PT Update from CMS
Cytology PT Rule from CMS Delayed Until July
A notice w as published in Monday’s Federal Register from the Centers for Medicare and Medicaid Services (CMS) indicating...Click here to read full story
The CLIAC met on September 20 and 21 in Atlanta . Most of the agenda focused on laboratory w orkforce issues. Cheryl Wiseman presented an update on PT and also reported on specialized surveys for Cytology labs (a contract held by ASCT Services). The year 2005 showed initial test results of 91% (12,831 participants) making the 90% score. At the half w ay point of 2006, 95% are scoring at 90% (5947 participants) on initial test.
The ASCT legislative consultant presented public comment highlighting results from the recent member survey on the PT Workgroup/CLIAC June recommendations. The summary report of the June 2006 CLIAC is no w available in both HTML and PDF formats: http://www.phppo.cdc.gov/cliac/. The Proficiency Testing Workgroup presentation and public comments are included in those minutes.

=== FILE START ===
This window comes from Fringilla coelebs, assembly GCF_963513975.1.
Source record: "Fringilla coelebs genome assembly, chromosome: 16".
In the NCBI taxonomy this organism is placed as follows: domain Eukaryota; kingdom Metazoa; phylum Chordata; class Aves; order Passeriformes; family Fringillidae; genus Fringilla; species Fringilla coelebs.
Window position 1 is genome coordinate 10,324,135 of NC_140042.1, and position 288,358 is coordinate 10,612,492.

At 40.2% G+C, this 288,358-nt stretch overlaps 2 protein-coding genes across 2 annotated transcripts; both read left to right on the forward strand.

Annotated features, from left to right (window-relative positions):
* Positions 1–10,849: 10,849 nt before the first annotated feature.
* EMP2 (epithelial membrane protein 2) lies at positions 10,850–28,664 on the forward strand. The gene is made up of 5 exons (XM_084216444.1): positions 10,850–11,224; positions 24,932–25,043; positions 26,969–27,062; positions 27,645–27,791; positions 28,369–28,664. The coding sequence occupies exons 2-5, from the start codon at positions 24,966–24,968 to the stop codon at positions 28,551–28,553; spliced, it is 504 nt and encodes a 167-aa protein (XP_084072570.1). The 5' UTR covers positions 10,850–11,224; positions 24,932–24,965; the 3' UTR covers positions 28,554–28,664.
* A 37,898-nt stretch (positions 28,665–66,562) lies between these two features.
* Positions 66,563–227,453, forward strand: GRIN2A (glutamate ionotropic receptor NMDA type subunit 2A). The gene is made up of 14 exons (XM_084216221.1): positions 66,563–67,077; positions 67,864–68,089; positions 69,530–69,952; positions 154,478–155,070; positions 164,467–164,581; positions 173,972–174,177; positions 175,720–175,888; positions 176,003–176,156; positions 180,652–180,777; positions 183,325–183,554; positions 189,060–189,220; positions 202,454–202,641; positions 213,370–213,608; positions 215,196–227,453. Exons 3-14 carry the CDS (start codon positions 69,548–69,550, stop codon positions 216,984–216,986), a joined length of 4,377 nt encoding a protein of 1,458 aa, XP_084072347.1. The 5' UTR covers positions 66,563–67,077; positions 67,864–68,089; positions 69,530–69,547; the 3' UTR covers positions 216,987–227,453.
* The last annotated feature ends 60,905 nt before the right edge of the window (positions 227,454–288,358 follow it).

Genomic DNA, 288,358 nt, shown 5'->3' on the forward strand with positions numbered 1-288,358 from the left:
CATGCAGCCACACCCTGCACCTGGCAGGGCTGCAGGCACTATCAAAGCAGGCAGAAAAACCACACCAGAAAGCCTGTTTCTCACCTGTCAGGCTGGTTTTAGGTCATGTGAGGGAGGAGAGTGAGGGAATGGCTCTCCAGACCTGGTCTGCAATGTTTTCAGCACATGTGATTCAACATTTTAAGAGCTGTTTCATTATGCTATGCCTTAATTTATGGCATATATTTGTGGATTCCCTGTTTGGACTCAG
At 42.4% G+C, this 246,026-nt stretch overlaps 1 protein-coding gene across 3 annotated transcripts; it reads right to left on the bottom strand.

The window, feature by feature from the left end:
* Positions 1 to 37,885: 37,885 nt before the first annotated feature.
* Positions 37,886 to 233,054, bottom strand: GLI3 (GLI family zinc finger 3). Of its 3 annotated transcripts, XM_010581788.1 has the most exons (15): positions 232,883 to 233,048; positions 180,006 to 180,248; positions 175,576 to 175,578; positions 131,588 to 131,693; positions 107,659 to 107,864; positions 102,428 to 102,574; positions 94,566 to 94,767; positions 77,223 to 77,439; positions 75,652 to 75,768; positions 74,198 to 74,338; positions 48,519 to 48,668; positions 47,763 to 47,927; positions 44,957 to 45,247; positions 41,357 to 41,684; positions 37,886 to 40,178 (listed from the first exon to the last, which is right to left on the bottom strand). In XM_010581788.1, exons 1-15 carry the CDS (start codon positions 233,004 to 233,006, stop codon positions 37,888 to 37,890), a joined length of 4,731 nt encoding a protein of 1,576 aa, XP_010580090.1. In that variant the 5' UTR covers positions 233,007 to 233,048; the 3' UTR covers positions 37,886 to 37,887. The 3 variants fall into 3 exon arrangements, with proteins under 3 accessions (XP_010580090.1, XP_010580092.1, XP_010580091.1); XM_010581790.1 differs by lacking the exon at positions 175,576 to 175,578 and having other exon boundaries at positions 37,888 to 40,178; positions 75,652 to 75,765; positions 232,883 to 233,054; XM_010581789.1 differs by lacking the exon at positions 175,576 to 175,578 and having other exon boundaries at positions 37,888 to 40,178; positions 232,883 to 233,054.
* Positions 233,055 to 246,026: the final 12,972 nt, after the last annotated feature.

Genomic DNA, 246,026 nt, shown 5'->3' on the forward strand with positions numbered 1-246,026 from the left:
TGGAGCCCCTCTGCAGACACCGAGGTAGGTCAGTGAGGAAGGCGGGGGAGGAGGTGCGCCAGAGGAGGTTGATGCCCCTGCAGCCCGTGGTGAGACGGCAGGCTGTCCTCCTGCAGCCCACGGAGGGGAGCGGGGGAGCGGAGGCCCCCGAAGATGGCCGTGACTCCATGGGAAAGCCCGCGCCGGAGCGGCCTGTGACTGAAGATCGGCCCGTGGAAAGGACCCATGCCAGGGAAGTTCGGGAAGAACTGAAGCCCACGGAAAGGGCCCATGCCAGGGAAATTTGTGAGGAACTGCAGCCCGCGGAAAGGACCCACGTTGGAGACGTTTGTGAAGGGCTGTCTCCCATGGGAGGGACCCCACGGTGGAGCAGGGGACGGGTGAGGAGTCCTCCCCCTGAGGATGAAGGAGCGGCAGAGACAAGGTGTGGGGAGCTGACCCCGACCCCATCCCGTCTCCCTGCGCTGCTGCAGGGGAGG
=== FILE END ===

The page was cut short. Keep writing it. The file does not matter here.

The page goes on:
On behalf of the American Society for Cytotechnology (ASCT), representing cytotechnologists, we respectfully request that the Department of Health and Human Services (HHS) and the Centers for Disease Control and Prevention (CDC) consider our comments and suggestions for the implementation of a more cost effective, valid, equitable and educational Cytology Proficiency Testing (PT) program. Assuming that the PT program continues, we additionally request that the PT program continue to be conducted on an educational basis and without punitive sanctions until consensus and regulatory revisions are achieved. Read the entire statement here...